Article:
(Editor’s note: This is the first in a three-part series on the proposed five-state pipeline from Summit Carbon Solutions. This issue will cover background information and the project’s promised benefits, with the perspectives of Dakota Ethanol and local landowners to be discussed in subsequent issues.)

Headquartered in Ames, Iowa, Summit Carbon Solutions (SCS) was established in early 2021. Since then, the company has been making progress toward the creation of what would be the largest carbon capture and storage project in the world.

“Summit Carbon Solutions was formed to open new economic opportunities for ethanol producers and strengthen the ag economy that is so critical to families and communities across the Midwest,” Summit Carbon Solutions CEO Lee Blank said.

The $4.5 billion project is currently designed to encompass approximately 2,000 miles of pipeline across Iowa, Minnesota, North Dakota, South Dakota and Nebraska (474.93 in S.D.). Funding was obtained through partnerships with 32 ethanol plants throughout these five states, including Lake County’s Dakota Ethanol.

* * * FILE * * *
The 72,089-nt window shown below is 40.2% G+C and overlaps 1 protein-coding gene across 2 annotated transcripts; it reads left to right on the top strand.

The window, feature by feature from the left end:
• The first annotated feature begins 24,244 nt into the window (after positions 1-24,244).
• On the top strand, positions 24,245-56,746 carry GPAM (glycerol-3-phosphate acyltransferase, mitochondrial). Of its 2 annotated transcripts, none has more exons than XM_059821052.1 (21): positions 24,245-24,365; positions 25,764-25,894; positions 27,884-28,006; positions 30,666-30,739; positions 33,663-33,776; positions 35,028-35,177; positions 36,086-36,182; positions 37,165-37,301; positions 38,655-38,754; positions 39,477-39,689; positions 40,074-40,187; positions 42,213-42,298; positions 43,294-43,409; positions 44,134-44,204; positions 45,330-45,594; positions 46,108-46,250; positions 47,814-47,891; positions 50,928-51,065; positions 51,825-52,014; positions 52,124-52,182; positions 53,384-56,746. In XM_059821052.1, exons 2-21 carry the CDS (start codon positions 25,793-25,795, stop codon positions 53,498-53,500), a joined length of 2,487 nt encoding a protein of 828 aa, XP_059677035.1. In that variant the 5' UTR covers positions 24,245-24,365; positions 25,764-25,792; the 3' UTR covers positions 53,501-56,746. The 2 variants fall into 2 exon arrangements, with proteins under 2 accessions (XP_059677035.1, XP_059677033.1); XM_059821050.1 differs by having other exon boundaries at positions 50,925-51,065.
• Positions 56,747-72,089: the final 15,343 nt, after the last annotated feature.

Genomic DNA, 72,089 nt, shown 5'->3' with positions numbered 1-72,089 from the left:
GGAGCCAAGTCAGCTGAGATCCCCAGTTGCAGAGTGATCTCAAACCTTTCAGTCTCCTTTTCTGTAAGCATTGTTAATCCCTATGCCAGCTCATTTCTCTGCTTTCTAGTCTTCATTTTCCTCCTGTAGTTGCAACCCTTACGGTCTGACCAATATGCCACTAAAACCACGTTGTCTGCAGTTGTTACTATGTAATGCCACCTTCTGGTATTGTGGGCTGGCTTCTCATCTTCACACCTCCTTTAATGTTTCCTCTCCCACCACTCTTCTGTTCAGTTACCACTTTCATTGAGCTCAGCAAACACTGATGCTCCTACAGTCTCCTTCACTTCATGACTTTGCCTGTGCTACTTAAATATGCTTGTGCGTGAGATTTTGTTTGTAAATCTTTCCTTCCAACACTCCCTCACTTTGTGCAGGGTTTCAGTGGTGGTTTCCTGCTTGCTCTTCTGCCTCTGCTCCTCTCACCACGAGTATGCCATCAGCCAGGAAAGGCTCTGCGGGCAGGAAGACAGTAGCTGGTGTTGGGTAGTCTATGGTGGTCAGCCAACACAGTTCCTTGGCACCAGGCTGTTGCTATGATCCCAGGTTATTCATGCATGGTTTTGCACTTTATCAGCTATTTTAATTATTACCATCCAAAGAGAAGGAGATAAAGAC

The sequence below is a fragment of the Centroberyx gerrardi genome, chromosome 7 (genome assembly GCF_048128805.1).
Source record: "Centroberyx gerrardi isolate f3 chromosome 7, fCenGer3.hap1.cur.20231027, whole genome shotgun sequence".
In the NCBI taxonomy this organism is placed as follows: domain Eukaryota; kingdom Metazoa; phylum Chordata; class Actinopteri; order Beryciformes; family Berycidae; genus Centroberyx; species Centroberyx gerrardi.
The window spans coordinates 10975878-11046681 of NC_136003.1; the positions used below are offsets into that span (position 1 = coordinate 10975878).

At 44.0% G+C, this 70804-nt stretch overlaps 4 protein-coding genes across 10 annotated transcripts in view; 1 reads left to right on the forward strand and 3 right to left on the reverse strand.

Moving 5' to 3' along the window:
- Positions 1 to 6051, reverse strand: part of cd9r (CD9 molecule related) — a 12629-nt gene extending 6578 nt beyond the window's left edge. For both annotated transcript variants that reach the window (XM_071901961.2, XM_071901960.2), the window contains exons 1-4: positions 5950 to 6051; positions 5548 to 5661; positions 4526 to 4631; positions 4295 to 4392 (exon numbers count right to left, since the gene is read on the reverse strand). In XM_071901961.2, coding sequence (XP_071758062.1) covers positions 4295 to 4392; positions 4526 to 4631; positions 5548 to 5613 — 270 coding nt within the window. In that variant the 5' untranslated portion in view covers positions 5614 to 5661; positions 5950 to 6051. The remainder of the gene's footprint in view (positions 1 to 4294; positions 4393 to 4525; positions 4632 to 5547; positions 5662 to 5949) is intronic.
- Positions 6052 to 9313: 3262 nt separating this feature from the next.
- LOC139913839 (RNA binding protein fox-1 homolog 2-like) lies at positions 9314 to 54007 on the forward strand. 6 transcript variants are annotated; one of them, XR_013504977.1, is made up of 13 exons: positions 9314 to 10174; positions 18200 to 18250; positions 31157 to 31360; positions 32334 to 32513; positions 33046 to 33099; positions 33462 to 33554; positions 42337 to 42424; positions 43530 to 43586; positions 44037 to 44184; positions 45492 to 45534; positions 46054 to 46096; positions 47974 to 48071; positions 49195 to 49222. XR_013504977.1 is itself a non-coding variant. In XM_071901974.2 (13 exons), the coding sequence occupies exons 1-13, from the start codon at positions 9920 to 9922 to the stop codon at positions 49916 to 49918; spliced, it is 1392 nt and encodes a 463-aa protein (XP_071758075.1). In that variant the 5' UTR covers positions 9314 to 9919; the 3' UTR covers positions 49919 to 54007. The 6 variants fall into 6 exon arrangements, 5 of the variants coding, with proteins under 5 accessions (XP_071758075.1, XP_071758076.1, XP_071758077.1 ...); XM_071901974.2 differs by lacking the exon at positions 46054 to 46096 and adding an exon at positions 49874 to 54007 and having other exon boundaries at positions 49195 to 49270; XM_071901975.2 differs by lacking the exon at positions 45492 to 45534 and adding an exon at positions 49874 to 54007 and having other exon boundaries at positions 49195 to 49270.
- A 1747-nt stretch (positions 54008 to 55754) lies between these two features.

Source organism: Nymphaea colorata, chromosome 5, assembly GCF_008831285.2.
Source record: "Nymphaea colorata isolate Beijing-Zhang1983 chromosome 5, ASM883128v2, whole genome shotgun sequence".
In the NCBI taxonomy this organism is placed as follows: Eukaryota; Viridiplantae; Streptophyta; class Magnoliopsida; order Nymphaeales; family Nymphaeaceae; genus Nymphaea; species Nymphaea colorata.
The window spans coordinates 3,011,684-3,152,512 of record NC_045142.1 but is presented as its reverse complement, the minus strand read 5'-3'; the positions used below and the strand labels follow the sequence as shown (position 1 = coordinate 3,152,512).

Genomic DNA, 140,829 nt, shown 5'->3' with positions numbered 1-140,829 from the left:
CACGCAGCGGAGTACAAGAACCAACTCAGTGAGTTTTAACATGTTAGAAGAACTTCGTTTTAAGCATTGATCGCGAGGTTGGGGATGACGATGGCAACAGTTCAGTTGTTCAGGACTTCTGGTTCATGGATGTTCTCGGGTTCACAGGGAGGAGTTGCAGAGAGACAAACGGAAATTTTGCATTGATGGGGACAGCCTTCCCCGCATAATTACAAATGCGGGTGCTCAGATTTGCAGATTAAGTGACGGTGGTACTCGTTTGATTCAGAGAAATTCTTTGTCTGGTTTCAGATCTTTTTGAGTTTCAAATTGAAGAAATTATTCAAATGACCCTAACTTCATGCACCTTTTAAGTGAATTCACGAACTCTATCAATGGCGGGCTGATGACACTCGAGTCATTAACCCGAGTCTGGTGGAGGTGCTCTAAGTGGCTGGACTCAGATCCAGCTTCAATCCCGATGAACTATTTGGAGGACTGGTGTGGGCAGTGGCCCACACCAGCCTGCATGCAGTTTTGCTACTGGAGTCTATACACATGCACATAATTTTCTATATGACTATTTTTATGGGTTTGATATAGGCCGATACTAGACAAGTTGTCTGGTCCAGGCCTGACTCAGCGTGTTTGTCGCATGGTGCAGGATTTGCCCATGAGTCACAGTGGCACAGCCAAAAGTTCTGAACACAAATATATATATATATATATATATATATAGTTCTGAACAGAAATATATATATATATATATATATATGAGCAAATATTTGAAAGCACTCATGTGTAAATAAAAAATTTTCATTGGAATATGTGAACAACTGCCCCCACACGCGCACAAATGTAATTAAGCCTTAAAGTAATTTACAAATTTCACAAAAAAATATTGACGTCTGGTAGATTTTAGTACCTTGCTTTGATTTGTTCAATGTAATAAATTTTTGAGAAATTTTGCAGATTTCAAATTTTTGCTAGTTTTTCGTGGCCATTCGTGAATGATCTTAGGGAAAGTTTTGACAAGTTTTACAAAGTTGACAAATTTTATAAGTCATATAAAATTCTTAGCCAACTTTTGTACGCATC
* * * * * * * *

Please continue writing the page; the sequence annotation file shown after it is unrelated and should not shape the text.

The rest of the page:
The pipeline itself will be placed four feet underground and will be constructed with externally coated high-strength steel specifically designed to accommodate the immense pressure of traveling carbon dioxide. Wall thickness will range from 0.189 to 0.75 inches, with diameters ranging from four to 24 inches.

Despite controversy from local landowners, the project is promising economic, agricultural and environmental benefits for the 82 counties involved. Another promised benefit is a drastic reduction in the carbon footprint of ethanol production, as well as enhancing the long-term economic viability of the ethanol and agricultural industries at large.

To read the rest of this article, please visit its original source at The Madison Daily Reader